The Chrysler Avenger started out in 1970 as a Hillman,
being initially manufactured at the Rootes Group’s
plant in Ryton-on-Dunsmore, England, although production
would switch to the companies Linwood facility near
It was the first car to be developed
by Rootes following the Chrysler takeover of 1967,
however there were some obvious styling concessions
made to Americanize the car for the new company owner.
The “Coke” bottle waistline and semi-fastback
styling gave the car a very modern appearance for
the time, although under the skin the car was entirely
The 4 cylinder overhead valve 1.3 liter
and 1.5 liter engines, while entirely new, drove
through a coil sprung suspended live rear axle. Although
it was obviously “old school” the motoring
press were unable to fault the car’s supple
ride and reasonably well sorted chassis.
In any comparison
with its competitors, the Avenger would nearly always
prove to be the best of the pack. The car would sell
well against such rivals as the Ford Escort and Vauxhall
Viva. In fact the car was doing so well in the UK
that Chrysler took the ambitious step of trying to
sell it in the US market.
Americans had, however,
been used to something a little larger, a little
more reliable and a little better built, and the
car flopped. It would be quietly withdrawn from US
dealerships after only 2 years.
In 1972 Chrysler introduced
a “fleet” version,
a most basic and utilitarian version designed to
appeal to the budget conscious fleet purchaser. Like
jettisoning sand bags from a rapidly descending hot
air balloon, the “fleet” would have just
about every creature comfort removed in an effort
to keep costs as low as possible. Even the sun visor
for the front passenger was removed.
Thankfully there were some rather better equipped versions also released
that year, including five door estate version of
the existing 1250 Deluxe, 1250 Super, 1500 Deluxe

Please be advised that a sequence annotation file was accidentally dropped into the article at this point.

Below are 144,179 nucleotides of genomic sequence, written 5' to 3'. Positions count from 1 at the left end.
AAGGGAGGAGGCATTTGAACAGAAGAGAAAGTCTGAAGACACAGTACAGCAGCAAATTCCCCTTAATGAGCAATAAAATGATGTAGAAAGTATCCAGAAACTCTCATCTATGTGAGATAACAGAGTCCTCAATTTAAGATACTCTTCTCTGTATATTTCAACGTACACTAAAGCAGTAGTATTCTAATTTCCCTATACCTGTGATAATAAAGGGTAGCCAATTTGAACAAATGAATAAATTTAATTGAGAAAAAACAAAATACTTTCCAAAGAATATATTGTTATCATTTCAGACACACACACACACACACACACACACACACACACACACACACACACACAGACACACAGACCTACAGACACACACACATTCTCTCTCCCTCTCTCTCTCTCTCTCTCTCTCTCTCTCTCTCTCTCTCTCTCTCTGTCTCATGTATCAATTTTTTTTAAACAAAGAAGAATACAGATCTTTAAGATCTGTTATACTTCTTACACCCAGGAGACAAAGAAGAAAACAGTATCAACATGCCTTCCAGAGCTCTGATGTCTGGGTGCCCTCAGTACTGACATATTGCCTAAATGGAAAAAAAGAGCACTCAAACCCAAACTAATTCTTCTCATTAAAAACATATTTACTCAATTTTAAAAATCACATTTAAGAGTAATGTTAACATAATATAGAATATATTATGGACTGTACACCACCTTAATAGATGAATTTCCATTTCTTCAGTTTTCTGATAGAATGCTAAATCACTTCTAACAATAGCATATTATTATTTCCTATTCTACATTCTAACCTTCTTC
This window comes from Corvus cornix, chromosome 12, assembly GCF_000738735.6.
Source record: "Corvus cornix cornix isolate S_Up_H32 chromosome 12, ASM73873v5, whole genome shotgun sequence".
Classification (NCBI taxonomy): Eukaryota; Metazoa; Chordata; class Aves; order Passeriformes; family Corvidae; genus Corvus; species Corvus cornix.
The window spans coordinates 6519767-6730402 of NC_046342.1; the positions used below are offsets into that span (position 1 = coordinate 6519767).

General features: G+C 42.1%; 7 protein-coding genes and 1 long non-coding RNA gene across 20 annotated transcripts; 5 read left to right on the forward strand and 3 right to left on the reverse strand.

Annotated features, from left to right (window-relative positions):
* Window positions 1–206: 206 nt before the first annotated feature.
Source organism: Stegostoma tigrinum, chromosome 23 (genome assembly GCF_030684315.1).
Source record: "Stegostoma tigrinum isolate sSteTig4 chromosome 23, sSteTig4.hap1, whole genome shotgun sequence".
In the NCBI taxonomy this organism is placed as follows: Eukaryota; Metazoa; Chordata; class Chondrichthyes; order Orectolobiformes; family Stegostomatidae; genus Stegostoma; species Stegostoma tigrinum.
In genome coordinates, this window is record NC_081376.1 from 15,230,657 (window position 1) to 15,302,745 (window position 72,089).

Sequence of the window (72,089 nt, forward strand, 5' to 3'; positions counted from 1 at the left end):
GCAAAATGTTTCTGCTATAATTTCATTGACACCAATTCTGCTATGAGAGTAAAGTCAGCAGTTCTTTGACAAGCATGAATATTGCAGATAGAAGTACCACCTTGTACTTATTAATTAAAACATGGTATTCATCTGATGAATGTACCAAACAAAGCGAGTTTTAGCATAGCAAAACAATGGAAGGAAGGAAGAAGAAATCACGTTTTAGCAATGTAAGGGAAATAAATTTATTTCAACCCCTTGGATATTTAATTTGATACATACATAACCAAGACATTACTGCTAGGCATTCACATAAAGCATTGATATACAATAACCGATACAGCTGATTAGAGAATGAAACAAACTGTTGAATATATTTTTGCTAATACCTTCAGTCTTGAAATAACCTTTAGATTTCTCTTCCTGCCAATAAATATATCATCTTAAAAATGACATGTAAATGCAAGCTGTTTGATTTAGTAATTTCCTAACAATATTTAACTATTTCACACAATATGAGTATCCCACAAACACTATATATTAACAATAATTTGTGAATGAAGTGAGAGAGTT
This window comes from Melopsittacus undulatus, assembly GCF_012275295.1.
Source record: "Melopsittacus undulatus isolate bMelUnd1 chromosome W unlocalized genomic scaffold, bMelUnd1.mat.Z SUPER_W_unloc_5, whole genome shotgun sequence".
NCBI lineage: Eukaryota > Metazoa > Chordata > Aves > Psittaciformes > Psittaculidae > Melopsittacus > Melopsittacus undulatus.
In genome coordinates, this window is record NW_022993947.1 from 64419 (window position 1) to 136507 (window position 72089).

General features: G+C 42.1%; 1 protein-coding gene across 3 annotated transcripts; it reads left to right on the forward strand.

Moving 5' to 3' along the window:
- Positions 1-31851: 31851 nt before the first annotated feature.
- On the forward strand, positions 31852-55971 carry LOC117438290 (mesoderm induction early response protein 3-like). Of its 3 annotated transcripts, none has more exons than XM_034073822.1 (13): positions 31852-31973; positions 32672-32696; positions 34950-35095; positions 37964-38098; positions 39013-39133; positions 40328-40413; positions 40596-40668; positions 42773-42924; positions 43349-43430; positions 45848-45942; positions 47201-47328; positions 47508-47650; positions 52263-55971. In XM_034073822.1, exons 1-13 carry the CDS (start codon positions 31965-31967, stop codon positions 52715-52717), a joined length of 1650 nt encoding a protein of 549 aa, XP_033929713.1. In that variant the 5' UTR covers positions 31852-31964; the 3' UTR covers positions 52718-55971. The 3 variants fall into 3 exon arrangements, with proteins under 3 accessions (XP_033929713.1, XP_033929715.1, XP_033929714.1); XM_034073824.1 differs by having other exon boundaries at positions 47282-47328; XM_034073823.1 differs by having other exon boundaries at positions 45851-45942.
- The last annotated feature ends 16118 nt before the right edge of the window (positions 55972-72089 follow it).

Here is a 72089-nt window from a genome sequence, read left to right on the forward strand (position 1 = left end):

and 1500 Super. A two-door version was also introduced,
its trim following that of the four door.
The Avenger was extensively marketed in Europe, first as a Sunbeam
(but without the Avenger name), the Sunbeam 1250
and Sunbeam 1500 sold reasonably well. In Northern
Europe the car was sold as the Sunbeam Avenger, and
the car was even manufactured in Brazil where is
was sold as the Dodge 1800/Polara (where the car
was fitted with a larger 1800cc engine), and in Argentina
as the Dodge 1500. In South Africa the car was fitted
with Peugeot engines and badged as a Dodge, at some
iterations were even sold as far a field as New Zealand.
1976 Chrysler decided to market the Avenger under
own name, and at the same time gave the car a comprehensive
makeover. The new frontal treatment featured squared
off headlights, while at the rear the distinctive “hockey
tail lights were dropped in favour of more conventional
The top of the former “hockey sticks” had
body colored metal in their place. But the time
was running out for the Avenger, it now being thoroughly
outclassed by the likes of the VW Golf and Renault
14. In 1978 Chrysler Europe would go bankrupt, and
following the takeover by Peugeot the Chrysler models
were re-braded as Talbot’s.